Participating in and preserving the ocean sports of Old Hawaii is at the core of the Outrigger Canoe Club since its founding in 1908 by Alexander Hume Ford. One of the first things the Club did was build bath houses so members could change their clothes after work and enjoy a swim, paddle or surfboard ride in the Club’s front yard at Waikiki Beach. In its first few years, the Club sponsored water carnivals in which ocean swimming was a key event for both men and women.
By 1917, George “Dad” Center had convinced the Board of Directors to field an active athletic program that included swimming and various land sports. Center, a swimmer and coach, was named Outrigger’s Head Coach and proceeded to teach swimming to the Club’s youngsters and recruit swimmers from around town to join his program.
Competition in those days was held in Honolulu Harbor. Only a few tanks existed at that time. The berthing slip alongside the old Alakea Street (Navy) Pier was the site of many big swimming meets during the World War I era. The location was almost ideal with 50 and even 100-yard straightaways possible and plenty of room on the pier for spectator bleachers and the Royal Hawaiian Band. Nationally known swimmers from the Mainland came to challenge Hawaii’s best in AAU competition.
Center coached his swimmers to many victories. In 1917 Olympian Duke Kahanamoku joined the Outrigger Canoe Club and began training with Center and continued to set world records. Dad’s women’s teams were also champions and in 1920 Dad took a contingent of Hawaii swimmers to the Olympic trials. Seven of his swimmers made the Olympic team and several brought home Gold Medals. Dad served as Head Coach for the U.S. Swimming Team.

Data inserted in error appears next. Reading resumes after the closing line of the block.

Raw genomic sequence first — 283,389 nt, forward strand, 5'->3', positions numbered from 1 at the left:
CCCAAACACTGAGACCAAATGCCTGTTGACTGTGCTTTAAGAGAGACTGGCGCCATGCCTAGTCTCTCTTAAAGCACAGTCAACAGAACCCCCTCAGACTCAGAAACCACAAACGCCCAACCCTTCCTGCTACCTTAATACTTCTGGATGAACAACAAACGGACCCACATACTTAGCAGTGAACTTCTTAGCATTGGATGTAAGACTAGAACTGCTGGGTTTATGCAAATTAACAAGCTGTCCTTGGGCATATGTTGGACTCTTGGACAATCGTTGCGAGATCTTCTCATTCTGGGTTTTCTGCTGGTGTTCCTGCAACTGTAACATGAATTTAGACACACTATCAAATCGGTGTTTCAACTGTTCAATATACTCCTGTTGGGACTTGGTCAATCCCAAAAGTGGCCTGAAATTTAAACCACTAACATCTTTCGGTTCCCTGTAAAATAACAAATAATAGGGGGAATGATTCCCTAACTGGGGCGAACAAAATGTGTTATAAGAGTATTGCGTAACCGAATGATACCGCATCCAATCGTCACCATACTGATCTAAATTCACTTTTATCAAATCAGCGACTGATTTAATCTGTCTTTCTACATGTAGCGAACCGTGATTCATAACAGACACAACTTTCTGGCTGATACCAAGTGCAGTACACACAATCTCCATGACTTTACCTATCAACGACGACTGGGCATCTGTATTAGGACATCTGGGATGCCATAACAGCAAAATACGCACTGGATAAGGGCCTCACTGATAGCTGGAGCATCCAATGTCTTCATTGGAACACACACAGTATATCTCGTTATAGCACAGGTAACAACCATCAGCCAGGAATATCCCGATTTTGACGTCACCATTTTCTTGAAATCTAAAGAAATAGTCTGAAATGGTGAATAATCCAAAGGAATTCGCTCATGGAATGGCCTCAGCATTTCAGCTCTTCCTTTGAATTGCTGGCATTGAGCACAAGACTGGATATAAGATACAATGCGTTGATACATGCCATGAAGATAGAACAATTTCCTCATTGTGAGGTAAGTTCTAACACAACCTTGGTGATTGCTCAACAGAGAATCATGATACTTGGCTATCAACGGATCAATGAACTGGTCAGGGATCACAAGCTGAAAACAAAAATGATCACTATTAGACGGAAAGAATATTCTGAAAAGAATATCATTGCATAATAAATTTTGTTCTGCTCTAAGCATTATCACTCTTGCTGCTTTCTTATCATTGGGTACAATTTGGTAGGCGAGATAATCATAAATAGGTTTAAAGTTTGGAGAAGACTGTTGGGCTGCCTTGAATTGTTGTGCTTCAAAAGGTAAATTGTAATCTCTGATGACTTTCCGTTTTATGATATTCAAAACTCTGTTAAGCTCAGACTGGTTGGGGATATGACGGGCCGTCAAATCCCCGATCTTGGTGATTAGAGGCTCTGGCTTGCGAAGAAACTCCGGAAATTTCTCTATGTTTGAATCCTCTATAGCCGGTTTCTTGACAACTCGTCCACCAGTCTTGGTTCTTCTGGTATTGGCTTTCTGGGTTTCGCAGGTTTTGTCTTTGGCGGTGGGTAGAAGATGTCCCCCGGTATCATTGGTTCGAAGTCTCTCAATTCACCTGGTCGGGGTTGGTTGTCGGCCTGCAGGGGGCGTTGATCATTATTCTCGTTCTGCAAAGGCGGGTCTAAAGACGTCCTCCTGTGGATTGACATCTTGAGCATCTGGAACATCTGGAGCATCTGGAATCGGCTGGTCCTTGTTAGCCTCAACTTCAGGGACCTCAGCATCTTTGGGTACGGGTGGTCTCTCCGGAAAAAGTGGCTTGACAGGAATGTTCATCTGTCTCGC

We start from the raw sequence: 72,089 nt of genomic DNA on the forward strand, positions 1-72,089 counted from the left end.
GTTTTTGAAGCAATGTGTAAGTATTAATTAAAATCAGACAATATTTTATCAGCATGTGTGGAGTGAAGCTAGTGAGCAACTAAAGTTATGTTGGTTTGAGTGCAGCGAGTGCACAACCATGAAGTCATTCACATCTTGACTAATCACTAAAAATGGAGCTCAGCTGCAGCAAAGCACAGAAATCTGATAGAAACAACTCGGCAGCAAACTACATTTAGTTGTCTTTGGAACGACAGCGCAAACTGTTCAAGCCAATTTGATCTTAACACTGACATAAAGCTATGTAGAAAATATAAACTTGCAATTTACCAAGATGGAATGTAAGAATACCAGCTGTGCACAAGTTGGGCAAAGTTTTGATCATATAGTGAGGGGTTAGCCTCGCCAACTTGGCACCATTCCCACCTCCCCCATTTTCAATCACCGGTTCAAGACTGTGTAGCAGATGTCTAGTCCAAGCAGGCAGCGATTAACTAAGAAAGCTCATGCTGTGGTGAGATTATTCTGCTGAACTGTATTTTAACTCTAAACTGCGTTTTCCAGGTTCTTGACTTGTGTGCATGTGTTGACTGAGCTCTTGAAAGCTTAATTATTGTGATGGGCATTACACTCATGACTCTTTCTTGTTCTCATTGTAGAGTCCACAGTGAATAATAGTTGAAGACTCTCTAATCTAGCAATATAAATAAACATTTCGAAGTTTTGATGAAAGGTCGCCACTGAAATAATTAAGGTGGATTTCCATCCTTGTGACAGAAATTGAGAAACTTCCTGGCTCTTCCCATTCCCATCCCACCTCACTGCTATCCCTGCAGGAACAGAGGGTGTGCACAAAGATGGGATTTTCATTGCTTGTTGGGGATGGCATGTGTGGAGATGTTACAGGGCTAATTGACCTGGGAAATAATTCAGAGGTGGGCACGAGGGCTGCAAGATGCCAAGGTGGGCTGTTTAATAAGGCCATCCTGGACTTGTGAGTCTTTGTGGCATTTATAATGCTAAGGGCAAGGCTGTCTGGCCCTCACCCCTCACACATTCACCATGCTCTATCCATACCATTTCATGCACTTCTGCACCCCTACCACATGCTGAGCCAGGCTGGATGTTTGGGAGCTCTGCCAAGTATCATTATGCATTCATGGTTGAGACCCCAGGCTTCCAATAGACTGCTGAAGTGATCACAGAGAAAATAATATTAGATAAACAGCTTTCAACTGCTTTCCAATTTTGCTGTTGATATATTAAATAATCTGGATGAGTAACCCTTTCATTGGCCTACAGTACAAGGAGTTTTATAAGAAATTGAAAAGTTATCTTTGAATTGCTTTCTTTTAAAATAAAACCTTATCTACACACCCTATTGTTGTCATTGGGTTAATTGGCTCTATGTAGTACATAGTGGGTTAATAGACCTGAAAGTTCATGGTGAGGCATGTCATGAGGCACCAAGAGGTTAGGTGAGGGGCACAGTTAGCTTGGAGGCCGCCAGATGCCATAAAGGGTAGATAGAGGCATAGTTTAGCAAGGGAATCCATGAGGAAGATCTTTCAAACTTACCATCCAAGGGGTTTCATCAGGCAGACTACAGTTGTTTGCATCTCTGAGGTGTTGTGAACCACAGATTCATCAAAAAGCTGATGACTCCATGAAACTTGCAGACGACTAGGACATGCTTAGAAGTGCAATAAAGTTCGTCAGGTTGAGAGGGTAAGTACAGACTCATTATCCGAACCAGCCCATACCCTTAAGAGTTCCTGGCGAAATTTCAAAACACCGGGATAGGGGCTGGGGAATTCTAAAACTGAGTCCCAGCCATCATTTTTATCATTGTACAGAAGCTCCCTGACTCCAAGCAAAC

After the 1920 Olympics Hawaii was rightly called the “Swimming Capital of the World”. Duke Kahanamoku and Mariechen Wehselau and other local swimming greats won thrilling victories and set new records at the Olympic Games in Europe, in Australia and on the U.S. Mainland. Their names were almost as much “household words” as are the names of modern baseball, football and golf professionals. And our big swimming meets in Hawaii were held in ocean waters where it all began.
Olympic swimmers home-grown at the OCC include Duke Kahanamoku, 3 Golds and 2 Silvers; Mariechen Wehselau 1 Gold, 1 Silver; Bill Harris, 1 Silver; Buster Crabbe, 1 Gold, 1 Silver; Bill Smith, 2 Golds; and Alan Stack, 1 Gold. Other members have also medaled at the Olympics.
In the late 1920s and 1930s, the picture had changed. Swimming had become at least a minor sport at many high schools, colleges and universities and the then new Olympic-size swimming pools became the favored locations for swimming meets. For a time, the War Memorial Natatorium, now threatened with demolition, was popular with fans and swimmers alike. Only the Outrigger Canoe Club continued ocean swimming as an intra-club sport with the annual Castle Swim still being held today.
Outrigger members continue to participate in recreational and competitive swimming, competing at the college level and in Masters swimming events. A number of members have set national and world records and some have been elected to membership in the International Swimming Halls of Fame and the Hawaii Swimming Hall of Fame.